High-risk adolescent girls, resiliency and a ropes course
The introduction of programmes in South Africa to address at-risk children is a fairly recent development, with quality empirical results about the effectiveness of different types of interventions trickling in. This is especially applicable to the population of at-risk females. The purpose of this study was to examine the effect of an outdoor adventure-based recreation programme (ropes course) on the resiliency of at-risk adolescent girls confined to a youth care and education centre and compare the results with those of a similar intervention for boys. A ropes course programme was offered to 29 adolescent girls with an average age of 17.2 years. These girls experienced behavioural and/or emotional problems, and had been referred to the centre in terms of the stipulations of the Child Care Act of 1983. The control group consisted of 38 girls, and averaged 16.5 years of age. The research instrument was a questionnaire (The Shortened Protective Factors Scale), developed and piloted by Witt, Baker and Scott (1996). This questionnaire assesses resiliency through the improvement of “protective factors”. The questionnaire was administered in the form of pre- and post-tests to both groups. Results showed that the post-test scores of the experimental group increased highly significantly (p < 0.01) for seven of the ten protective factors. The post-test scores for two protective factors improved significantly (p < 0.05). The findings of this study demonstrate the potential benefits of adventure-based recreation programming in developing resiliency in at-risk adolescents irrespective of gender.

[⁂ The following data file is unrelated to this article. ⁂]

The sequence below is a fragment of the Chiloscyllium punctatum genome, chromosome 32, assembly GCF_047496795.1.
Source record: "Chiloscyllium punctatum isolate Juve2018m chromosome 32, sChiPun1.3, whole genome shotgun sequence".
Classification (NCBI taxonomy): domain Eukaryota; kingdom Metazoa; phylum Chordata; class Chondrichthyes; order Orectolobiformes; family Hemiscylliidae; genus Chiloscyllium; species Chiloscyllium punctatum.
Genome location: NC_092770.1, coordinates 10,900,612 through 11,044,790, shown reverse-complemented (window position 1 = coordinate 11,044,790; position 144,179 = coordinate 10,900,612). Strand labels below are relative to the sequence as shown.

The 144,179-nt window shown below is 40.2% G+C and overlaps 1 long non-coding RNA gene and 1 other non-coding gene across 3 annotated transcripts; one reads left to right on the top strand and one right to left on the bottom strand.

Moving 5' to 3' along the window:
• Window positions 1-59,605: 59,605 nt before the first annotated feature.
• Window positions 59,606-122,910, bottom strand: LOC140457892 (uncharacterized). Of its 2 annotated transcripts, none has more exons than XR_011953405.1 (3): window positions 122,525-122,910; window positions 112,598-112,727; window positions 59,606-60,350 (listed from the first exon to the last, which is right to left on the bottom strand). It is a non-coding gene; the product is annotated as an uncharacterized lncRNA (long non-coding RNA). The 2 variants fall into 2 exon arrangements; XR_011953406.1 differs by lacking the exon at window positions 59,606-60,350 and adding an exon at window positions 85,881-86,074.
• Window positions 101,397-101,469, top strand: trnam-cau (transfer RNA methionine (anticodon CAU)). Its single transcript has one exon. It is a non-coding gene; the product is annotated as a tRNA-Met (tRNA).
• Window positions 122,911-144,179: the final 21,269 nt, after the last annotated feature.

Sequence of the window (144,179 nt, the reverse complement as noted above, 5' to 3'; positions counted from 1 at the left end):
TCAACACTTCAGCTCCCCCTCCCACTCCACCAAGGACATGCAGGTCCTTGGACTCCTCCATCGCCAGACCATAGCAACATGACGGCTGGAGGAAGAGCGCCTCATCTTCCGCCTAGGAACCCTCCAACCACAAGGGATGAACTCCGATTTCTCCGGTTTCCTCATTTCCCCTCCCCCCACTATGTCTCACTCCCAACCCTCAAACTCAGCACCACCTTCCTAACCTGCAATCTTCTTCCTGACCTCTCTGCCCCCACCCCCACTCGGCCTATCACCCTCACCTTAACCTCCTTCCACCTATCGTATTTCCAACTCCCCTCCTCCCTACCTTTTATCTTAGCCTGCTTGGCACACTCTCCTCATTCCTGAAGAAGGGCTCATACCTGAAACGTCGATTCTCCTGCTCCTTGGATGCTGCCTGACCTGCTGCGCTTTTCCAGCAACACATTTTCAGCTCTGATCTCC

Keywords: Ropes course; at-risk adolescent girls; resiliency; protective factors.
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